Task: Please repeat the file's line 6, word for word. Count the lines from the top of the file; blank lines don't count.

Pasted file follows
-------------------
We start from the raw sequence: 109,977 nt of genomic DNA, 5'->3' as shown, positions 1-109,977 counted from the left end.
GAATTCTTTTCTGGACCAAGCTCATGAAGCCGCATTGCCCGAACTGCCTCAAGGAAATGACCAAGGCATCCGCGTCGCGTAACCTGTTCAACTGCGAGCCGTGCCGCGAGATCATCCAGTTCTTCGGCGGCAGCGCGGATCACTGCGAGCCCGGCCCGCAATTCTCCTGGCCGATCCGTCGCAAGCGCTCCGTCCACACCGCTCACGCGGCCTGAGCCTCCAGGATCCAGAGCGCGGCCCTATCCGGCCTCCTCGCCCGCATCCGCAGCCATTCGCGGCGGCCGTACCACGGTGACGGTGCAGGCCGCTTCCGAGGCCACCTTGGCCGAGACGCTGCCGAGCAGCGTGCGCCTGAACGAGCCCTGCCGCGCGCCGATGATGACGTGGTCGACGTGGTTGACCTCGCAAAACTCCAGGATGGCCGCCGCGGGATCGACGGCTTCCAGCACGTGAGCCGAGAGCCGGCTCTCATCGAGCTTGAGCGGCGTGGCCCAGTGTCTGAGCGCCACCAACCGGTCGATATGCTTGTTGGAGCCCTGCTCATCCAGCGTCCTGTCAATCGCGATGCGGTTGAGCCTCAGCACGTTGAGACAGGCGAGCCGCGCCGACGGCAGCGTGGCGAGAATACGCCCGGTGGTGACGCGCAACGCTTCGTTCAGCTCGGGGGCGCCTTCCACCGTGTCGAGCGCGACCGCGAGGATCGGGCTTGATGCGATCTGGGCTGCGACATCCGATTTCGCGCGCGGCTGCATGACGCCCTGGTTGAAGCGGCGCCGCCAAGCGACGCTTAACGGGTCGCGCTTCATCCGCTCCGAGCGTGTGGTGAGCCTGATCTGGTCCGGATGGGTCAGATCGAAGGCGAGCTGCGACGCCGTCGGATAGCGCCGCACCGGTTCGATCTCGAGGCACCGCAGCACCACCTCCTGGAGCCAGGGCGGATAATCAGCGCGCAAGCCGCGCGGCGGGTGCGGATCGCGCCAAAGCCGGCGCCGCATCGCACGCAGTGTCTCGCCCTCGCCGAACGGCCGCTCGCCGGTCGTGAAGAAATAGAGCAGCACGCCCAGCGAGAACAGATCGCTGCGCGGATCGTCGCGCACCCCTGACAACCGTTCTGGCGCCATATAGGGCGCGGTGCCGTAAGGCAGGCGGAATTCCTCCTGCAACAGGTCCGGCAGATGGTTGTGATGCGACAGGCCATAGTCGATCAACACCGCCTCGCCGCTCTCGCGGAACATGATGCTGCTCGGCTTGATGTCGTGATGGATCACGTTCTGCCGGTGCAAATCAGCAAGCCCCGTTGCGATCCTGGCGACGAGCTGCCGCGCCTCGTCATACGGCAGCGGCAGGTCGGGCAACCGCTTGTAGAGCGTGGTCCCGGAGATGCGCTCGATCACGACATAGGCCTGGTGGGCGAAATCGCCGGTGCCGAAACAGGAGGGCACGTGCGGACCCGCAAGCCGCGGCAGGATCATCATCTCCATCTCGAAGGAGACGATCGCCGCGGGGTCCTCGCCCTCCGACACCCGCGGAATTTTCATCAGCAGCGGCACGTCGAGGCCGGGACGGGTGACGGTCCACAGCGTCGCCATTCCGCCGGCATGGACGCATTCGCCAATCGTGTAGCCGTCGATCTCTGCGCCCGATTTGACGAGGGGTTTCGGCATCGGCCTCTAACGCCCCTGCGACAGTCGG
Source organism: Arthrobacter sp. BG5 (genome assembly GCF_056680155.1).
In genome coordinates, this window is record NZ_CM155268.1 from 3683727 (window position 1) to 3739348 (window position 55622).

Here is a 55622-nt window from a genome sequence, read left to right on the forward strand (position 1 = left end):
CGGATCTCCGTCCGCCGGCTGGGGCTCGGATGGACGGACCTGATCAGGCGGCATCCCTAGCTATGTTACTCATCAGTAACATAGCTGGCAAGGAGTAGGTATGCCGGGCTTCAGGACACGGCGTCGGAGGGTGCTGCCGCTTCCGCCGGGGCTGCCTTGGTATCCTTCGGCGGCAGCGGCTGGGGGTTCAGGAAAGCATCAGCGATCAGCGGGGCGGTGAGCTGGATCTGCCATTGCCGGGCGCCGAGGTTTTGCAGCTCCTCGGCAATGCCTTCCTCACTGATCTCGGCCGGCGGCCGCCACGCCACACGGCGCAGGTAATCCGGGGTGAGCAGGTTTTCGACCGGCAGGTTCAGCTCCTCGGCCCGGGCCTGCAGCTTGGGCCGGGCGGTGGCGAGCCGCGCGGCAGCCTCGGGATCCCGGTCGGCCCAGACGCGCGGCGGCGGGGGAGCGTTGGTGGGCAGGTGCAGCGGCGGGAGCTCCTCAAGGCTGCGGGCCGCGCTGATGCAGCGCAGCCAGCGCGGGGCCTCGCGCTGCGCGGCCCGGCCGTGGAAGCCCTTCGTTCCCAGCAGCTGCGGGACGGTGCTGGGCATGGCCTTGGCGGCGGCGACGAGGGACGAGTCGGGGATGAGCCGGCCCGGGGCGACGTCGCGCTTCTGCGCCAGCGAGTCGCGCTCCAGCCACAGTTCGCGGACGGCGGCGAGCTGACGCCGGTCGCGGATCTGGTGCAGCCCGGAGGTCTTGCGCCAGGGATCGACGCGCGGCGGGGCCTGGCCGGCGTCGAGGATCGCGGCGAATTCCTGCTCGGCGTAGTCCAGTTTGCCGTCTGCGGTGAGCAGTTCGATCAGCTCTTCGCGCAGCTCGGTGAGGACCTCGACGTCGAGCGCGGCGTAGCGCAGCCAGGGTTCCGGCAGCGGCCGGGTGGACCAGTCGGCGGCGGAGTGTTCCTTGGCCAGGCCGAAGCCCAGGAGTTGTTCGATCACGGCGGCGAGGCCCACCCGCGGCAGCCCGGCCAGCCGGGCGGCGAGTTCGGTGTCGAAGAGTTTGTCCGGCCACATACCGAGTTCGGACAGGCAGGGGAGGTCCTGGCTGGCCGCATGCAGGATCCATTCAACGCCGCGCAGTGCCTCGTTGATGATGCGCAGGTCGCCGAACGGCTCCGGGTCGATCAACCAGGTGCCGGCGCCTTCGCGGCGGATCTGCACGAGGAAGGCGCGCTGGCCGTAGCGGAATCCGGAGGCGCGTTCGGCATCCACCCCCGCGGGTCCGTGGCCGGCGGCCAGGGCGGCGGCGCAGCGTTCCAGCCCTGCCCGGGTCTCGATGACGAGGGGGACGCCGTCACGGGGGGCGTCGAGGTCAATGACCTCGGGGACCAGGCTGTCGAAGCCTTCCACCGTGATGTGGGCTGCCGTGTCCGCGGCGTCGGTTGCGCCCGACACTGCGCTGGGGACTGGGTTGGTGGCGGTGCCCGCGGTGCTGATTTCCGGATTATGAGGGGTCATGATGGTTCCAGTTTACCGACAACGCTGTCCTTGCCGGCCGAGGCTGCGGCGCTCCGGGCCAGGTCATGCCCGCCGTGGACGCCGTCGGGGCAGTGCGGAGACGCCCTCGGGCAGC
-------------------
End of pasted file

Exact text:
CGGATCTCCGTCCGCCGGCTGGGGCTCGGATGGACGGACCTGATCAGGCGGCATCCCTAGCTATGTTACTCATCAGTAACATAGCTGGCAAGGAGTAGGTATGCCGGGCTTCAGGACACGGCGTCGGAGGGTGCTGCCGCTTCCGCCGGGGCTGCCTTGGTATCCTTCGGCGGCAGCGGCTGGGGGTTCAGGAAAGCATCAGCGATCAGCGGGGCGGTGAGCTGGATCTGCCATTGCCGGGCGCCGAGGTTTTGCAGCTCCTCGGCAATGCCTTCCTCACTGATCTCGGCCGGCGGCCGCCACGCCACACGGCGCAGGTAATCCGGGGTGAGCAGGTTTTCGACCGGCAGGTTCAGCTCCTCGGCCCGGGCCTGCAGCTTGGGCCGGGCGGTGGCGAGCCGCGCGGCAGCCTCGGGATCCCGGTCGGCCCAGACGCGCGGCGGCGGGGGAGCGTTGGTGGGCAGGTGCAGCGGCGGGAGCTCCTCAAGGCTGCGGGCCGCGCTGATGCAGCGCAGCCAGCGCGGGGCCTCGCGCTGCGCGGCCCGGCCGTGGAAGCCCTTCGTTCCCAGCAGCTGCGGGACGGTGCTGGGCATGGCCTTGGCGGCGGCGACGAGGGACGAGTCGGGGATGAGCCGGCCCGGGGCGACGTCGCGCTTCTGCGCCAGCGAGTCGCGCTCCAGCCACAGTTCGCGGACGGCGGCGAGCTGACGCCGGTCGCGGATCTGGTGCAGCCCGGAGGTCTTGCGCCAGGGATCGACGCGCGGCGGGGCCTGGCCGGCGTCGAGGATCGCGGCGAATTCCTGCTCGGCGTAGTCCAGTTTGCCGTCTGCGGTGAGCAGTTCGATCAGCTCTTCGCGCAGCTCGGTGAGGACCTCGACGTCGAGCGCGGCGTAGCGCAGCCAGGGTTCCGGCAGCGGCCGGGTGGACCAGTCGGCGGCGGAGTGTTCCTTGGCCAGGCCGAAGCCCAGGAGTTGTTCGATCACGGCGGCGAGGCCCACCCGCGGCAGCCCGGCCAGCCGGGCGGCGAGTTCGGTGTCGAAGAGTTTGTCCGGCCACATACCGAGTTCGGACAGGCAGGGGAGGTCCTGGCTGGCCGCATGCAGGATCCATTCAACGCCGCGCAGTGCCTCGTTGATGATGCGCAGGTCGCCGAACGGCTCCGGGTCGATCAACCAGGTGCCGGCGCCTTCGCGGCGGATCTGCACGAGGAAGGCGCGCTGGCCGTAGCGGAATCCGGAGGCGCGTTCGGCATCCACCCCCGCGGGTCCGTGGCCGGCGGCCAGGGCGGCGGCGCAGCGTTCCAGCCCTGCCCGGGTCTCGATGACGAGGGGGACGCCGTCACGGGGGGCGTCGAGGTCAATGACCTCGGGGACCAGGCTGTCGAAGCCTTCCACCGTGATGTGGGCTGCCGTGTCCGCGGCGTCGGTTGCGCCCGACACTGCGCTGGGGACTGGGTTGGTGGCGGTGCCCGCGGTGCTGATTTCCGGATTATGAGGGGTCATGATGGTTCCAGTTTACCGACAACGCTGTCCTTGCCGGCCGAGGCTGCGGCGCTCCGGGCCAGGTCATGCCCGCCGTGGACGCCGTCGGGGCAGTGCGGAGACGCCCTCGGGCAGC